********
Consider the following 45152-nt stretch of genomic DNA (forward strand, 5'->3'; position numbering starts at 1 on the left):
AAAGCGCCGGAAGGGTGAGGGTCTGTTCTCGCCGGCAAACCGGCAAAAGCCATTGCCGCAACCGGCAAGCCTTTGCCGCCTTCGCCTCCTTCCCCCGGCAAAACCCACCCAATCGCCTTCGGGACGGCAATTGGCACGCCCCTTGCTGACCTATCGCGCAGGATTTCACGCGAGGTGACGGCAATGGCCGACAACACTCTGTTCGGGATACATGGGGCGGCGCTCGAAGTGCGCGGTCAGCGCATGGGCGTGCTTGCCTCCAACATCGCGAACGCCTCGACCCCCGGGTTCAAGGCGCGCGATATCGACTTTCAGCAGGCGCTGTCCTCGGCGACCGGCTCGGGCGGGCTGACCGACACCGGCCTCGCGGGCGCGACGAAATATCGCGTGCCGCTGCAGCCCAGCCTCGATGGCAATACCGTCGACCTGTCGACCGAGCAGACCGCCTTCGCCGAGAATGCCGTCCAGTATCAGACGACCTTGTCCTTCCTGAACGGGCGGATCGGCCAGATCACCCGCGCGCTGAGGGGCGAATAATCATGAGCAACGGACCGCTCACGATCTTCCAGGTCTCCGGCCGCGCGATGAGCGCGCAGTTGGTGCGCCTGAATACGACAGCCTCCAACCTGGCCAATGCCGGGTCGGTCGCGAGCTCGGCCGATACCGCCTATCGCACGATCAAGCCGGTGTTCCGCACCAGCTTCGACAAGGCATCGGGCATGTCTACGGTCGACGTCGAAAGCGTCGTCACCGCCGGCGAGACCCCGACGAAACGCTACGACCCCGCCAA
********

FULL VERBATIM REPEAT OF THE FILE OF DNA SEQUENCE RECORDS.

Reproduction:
Consider the following 45152-nt stretch of genomic DNA (forward strand, 5'->3'; position numbering starts at 1 on the left):
AAAGCGCCGGAAGGGTGAGGGTCTGTTCTCGCCGGCAAACCGGCAAAAGCCATTGCCGCAACCGGCAAGCCTTTGCCGCCTTCGCCTCCTTCCCCCGGCAAAACCCACCCAATCGCCTTCGGGACGGCAATTGGCACGCCCCTTGCTGACCTATCGCGCAGGATTTCACGCGAGGTGACGGCAATGGCCGACAACACTCTGTTCGGGATACATGGGGCGGCGCTCGAAGTGCGCGGTCAGCGCATGGGCGTGCTTGCCTCCAACATCGCGAACGCCTCGACCCCCGGGTTCAAGGCGCGCGATATCGACTTTCAGCAGGCGCTGTCCTCGGCGACCGGCTCGGGCGGGCTGACCGACACCGGCCTCGCGGGCGCGACGAAATATCGCGTGCCGCTGCAGCCCAGCCTCGATGGCAATACCGTCGACCTGTCGACCGAGCAGACCGCCTTCGCCGAGAATGCCGTCCAGTATCAGACGACCTTGTCCTTCCTGAACGGGCGGATCGGCCAGATCACCCGCGCGCTGAGGGGCGAATAATCATGAGCAACGGACCGCTCACGATCTTCCAGGTCTCCGGCCGCGCGATGAGCGCGCAGTTGGTGCGCCTGAATACGACAGCCTCCAACCTGGCCAATGCCGGGTCGGTCGCGAGCTCGGCCGATACCGCCTATCGCACGATCAAGCCGGTGTTCCGCACCAGCTTCGACAAGGCATCGGGCATGTCTACGGTCGACGTCGAAAGCGTCGTCACCGCCGGCGAGACCCCGACGAAACGCTACGACCCCGCCAA